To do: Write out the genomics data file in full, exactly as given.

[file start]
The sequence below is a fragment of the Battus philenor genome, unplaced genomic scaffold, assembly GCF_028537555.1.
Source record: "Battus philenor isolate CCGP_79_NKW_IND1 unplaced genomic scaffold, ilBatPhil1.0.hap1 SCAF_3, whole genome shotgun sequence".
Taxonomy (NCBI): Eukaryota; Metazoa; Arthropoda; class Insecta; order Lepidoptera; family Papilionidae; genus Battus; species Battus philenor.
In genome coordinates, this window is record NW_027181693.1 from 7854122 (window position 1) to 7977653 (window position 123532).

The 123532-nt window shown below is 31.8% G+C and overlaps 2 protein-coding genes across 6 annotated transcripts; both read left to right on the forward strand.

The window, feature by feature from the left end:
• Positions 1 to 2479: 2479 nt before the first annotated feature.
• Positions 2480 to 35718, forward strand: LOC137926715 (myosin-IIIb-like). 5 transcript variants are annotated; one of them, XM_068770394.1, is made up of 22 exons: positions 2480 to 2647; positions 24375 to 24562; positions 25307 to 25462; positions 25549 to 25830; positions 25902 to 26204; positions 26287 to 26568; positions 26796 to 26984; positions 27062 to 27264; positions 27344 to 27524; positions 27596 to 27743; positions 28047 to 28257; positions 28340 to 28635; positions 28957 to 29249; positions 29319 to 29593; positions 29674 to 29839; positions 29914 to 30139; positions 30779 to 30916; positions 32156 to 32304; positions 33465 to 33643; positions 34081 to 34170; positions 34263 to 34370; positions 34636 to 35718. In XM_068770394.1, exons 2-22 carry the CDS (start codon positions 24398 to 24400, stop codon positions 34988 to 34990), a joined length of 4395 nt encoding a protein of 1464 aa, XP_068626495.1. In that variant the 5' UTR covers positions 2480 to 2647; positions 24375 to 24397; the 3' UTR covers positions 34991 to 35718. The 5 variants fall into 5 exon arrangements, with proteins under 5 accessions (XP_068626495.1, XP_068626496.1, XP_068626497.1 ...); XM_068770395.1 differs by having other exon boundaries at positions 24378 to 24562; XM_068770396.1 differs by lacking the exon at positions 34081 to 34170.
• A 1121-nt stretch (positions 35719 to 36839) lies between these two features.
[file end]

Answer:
The sequence below is a fragment of the Battus philenor genome, unplaced genomic scaffold, assembly GCF_028537555.1.
Source record: "Battus philenor isolate CCGP_79_NKW_IND1 unplaced genomic scaffold, ilBatPhil1.0.hap1 SCAF_3, whole genome shotgun sequence".
Taxonomy (NCBI): Eukaryota; Metazoa; Arthropoda; class Insecta; order Lepidoptera; family Papilionidae; genus Battus; species Battus philenor.
In genome coordinates, this window is record NW_027181693.1 from 7854122 (window position 1) to 7977653 (window position 123532).

The 123532-nt window shown below is 31.8% G+C and overlaps 2 protein-coding genes across 6 annotated transcripts; both read left to right on the forward strand.

The window, feature by feature from the left end:
• Positions 1 to 2479: 2479 nt before the first annotated feature.
• Positions 2480 to 35718, forward strand: LOC137926715 (myosin-IIIb-like). 5 transcript variants are annotated; one of them, XM_068770394.1, is made up of 22 exons: positions 2480 to 2647; positions 24375 to 24562; positions 25307 to 25462; positions 25549 to 25830; positions 25902 to 26204; positions 26287 to 26568; positions 26796 to 26984; positions 27062 to 27264; positions 27344 to 27524; positions 27596 to 27743; positions 28047 to 28257; positions 28340 to 28635; positions 28957 to 29249; positions 29319 to 29593; positions 29674 to 29839; positions 29914 to 30139; positions 30779 to 30916; positions 32156 to 32304; positions 33465 to 33643; positions 34081 to 34170; positions 34263 to 34370; positions 34636 to 35718. In XM_068770394.1, exons 2-22 carry the CDS (start codon positions 24398 to 24400, stop codon positions 34988 to 34990), a joined length of 4395 nt encoding a protein of 1464 aa, XP_068626495.1. In that variant the 5' UTR covers positions 2480 to 2647; positions 24375 to 24397; the 3' UTR covers positions 34991 to 35718. The 5 variants fall into 5 exon arrangements, with proteins under 5 accessions (XP_068626495.1, XP_068626496.1, XP_068626497.1 ...); XM_068770395.1 differs by having other exon boundaries at positions 24378 to 24562; XM_068770396.1 differs by lacking the exon at positions 34081 to 34170.
• A 1121-nt stretch (positions 35719 to 36839) lies between these two features.